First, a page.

Feb 19, 2014, 1:33 AM EST
At the end of January, San Diego State traveled to Logan to face Utah State, a newcomer to the Mountain West Conference. Stew Morrill’s squad introduced the Aztecs to their style of play, one that had helped USU notch eight consecutive 20-plus win seasons in WAC. The Aggies converted 54 percent of their two-point field goals, and made a whopping 50 percent of their threes, but San Diego State somehow managed to win.
Fast-forward to tonight’s SDSU-USU rematch, and there was little to suggest the Aggies could replicate that late January feat. Steve Fisher’s team committed seven turnovers in the second half, had Xavier Thames make just one field goal, underwent two scoring droughts of various lengths, posted an efficiency rating of only one point per possession, and still won by 15 points. The Aztecs are arguably the most athletic team in the conference; there isn’t another team that can match the lineups Fisher can field. When that athleticism is combined with the defensive tutelage of Fisher and assistant coach Justin Huston, the Aztecs justify their top ten poll ranking.
San Diego State held USU to .74 PPP, which is the third time the team has held a conference opponent below .80 PPP this season. Consider the squad’s defensive effort on Preston Medlin, Utah State’s most efficient offensive option: Medlin made just one of his seven field goal attempts, and was hounded whenever he touched the ball or came within it’s vicinity. SDSU can switch each of their five positions, a skill the team showcased in tonight’s win; whether it was Josh Davis switching onto a USU guard, or Thames switching three times before forcing Medlin into a turnover, the Aggies seemed surprised when they had an unimpeded look at the basket.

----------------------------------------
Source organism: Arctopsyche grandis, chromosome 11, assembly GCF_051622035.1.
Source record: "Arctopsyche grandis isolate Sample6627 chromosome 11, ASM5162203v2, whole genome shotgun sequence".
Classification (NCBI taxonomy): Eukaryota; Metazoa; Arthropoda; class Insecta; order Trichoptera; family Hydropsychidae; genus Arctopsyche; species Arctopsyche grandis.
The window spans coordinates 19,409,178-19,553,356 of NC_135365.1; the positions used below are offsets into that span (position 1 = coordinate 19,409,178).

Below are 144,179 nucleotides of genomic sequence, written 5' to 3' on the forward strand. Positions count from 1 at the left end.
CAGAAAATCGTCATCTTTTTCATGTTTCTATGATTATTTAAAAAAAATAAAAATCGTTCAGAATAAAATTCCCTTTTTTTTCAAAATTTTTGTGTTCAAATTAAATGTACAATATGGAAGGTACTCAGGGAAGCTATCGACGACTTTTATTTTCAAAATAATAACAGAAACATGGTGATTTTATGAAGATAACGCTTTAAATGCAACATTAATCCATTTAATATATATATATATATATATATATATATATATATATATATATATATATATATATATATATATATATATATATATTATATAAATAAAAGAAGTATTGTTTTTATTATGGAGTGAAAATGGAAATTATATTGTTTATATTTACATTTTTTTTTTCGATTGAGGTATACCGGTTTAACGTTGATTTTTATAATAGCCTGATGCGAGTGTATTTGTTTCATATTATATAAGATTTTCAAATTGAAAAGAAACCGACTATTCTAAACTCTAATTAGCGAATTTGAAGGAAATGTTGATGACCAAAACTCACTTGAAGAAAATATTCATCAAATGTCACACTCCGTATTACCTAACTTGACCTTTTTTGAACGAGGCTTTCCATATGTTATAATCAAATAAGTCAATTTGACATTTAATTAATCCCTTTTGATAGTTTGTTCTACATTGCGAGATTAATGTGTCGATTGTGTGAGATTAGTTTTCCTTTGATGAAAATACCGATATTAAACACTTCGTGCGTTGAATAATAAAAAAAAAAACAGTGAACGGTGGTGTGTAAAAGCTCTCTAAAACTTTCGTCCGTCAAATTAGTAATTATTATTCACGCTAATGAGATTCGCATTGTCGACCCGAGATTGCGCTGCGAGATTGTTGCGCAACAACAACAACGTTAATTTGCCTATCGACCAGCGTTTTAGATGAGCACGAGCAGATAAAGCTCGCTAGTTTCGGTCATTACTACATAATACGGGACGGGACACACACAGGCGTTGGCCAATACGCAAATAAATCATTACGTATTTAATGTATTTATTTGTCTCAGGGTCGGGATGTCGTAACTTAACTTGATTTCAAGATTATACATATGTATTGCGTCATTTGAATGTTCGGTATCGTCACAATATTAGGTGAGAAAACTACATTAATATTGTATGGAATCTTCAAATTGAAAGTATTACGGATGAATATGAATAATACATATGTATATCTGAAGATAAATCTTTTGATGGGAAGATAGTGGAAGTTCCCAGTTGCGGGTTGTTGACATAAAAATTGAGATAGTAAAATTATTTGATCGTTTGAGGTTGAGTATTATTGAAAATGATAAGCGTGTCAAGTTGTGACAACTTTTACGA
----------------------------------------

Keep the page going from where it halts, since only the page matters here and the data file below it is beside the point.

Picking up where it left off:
What is also fascinating about SDSU’s defensive prowess is their lack of fouls. Utah State attempted just eight free throws tonight, and because the Aztecs are so defensively balanced, a player is hardly ever caught out of position and compelled to reach or swat at an opponent to make a play. The Aztecs know where their help is on the court and how to steer the offensive player in that direction to force a bad shot.
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